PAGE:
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Exploring Art at San Jose Middle School

Mentor Artist Tracy Eastman says of her Arts Unite Us Residency at San Jose Middle School: “The students explored art in very creative ways!”

“Texture Collage Boards” —  Our first class project was all about textures. Each student was given contact paper with the adhesive side up (secured to white foam board) and choices of textured materials to add. We discussed what the materials felt like and described the feeling it gave, (i.e. soft, bumpy, rough, smooth, noisy/crunchy, hard, etc.). We then took oil pastels and drew across many of the textures. As the last step, we covered the remaining sticky areas with magic gold transfer foil. Some of the classes removed the white foam board from the back of the artwork and displayed them in the window, while others left them with the white background and hung them on the wall.

Our second class project was making stained glass window kites, which focused on creating shapes, working within borders and cutting with scissors. The students were given the same set up of contact paper placed on a white foam board, but with different instructions. Each student was given four strips of black construction paper to create a diamond shape on their contact paper and were given additional strips to add anywhere within the diamond’s borders. Within the spaces of the black strips, the students placed square pieces of colored and patterned tissue paper to further decorate their kites. The students then smoothed on a top layer of contact paper to seal the pieces in place and then cut them out, staying on the outside of the black diamond borders. Most students needed assistance and/or adaptive scissors, which were provided by the classroom teachers. Lastly, the students taped a yarn tail with a tissue paper bow to complete their kites. All of the students held up their kites and pretended to fly them around the room before they were hung in the windows.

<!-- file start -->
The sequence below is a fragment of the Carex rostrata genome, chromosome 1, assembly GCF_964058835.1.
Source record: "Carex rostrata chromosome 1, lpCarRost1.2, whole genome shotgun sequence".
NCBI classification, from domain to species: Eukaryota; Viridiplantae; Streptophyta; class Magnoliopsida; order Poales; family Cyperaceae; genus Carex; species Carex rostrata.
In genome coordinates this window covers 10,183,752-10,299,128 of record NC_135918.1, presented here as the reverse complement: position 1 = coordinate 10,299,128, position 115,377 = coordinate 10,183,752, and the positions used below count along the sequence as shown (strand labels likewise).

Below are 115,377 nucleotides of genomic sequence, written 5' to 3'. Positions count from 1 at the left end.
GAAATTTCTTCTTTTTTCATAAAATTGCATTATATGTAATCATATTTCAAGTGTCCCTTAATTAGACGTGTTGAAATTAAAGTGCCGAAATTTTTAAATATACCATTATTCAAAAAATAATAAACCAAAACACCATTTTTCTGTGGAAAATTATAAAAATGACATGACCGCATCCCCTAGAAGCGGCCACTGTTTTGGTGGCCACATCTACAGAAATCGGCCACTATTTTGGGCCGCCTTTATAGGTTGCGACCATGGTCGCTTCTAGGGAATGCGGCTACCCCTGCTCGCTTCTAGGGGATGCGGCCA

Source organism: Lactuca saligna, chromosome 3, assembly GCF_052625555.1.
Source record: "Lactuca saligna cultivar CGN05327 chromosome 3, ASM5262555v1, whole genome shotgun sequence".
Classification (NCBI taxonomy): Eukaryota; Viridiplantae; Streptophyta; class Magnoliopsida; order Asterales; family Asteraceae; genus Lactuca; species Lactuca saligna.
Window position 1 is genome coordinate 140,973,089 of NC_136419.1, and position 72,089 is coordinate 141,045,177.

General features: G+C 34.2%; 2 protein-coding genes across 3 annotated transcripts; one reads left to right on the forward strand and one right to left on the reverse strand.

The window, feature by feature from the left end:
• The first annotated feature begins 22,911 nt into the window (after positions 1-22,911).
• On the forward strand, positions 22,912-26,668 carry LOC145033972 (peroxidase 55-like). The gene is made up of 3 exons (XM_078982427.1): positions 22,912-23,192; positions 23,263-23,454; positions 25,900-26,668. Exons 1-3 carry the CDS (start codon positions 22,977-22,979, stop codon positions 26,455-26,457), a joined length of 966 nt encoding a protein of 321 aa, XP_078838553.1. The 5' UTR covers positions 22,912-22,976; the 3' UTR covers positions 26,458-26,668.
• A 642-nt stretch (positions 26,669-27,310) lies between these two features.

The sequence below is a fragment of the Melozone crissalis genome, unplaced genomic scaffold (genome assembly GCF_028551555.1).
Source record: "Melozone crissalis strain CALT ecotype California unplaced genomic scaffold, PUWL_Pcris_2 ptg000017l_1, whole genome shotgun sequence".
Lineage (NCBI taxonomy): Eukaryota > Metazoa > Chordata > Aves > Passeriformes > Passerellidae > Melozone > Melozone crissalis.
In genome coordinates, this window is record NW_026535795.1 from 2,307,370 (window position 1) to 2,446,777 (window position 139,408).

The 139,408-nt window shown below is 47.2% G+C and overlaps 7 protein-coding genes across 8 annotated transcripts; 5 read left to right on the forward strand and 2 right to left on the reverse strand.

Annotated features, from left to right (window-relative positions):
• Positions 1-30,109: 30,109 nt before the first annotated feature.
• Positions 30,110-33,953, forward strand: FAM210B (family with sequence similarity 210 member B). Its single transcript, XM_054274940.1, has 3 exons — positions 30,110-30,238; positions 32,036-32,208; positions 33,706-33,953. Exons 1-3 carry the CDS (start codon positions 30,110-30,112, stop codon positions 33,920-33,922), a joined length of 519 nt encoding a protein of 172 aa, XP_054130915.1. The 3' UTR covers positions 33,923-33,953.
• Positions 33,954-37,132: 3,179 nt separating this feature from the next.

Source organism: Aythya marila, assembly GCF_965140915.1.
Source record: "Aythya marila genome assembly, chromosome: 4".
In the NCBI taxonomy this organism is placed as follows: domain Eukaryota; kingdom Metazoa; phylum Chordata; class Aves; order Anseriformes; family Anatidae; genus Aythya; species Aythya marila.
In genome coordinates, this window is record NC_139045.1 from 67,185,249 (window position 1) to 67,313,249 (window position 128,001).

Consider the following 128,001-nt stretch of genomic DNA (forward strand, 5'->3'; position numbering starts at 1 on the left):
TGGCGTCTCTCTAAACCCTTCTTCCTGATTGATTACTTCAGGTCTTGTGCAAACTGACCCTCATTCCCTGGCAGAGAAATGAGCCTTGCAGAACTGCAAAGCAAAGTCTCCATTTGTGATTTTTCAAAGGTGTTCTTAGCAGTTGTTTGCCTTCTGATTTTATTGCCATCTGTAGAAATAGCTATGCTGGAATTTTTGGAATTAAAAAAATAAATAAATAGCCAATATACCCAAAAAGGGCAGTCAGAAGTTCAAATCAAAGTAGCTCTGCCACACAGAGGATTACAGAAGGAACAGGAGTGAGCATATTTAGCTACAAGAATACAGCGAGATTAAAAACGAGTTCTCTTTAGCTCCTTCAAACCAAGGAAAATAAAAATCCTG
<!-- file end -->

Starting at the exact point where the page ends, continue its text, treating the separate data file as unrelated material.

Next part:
During this residency program, we also focused on creating various marks on watercolor paper with tempera watercolor cakes and an array of adaptive tools. The tools ranged from paint brushes with variously shaped handles, sponges, roller sponges, silicone stamps, etc. Prior to adding paint with the adaptive tools, the students drew on their paper with oil pastels to create resistance artwork. Together, we talked about oil and water resist each other and how the oil will fight with the watercolor to show through. The students improvised on making marks with different parts of each tool. One student even used the foam roller as a hammer and made small circles on his page. We used these skills to work on three-dimensional and two-dimensional projects throughout the residency.

 

These programs were made possible with support from the following sources:

The Importance of Names

by Mentor Artist Cathy Bowman

Names are an integral part of who we are–as artists, as people. Using papier mâché, Students at San Jose Middle School in Novato made 3-D giant letters representing the first letter of their first names. First they scrunched up wads of paper and taped them to cardboard forms. Using paint and glitter, students then explored creating stripes and various thicknesses and textures. The objective was to explore the texture and sounds of newspaper, and what happens with paint and pattern.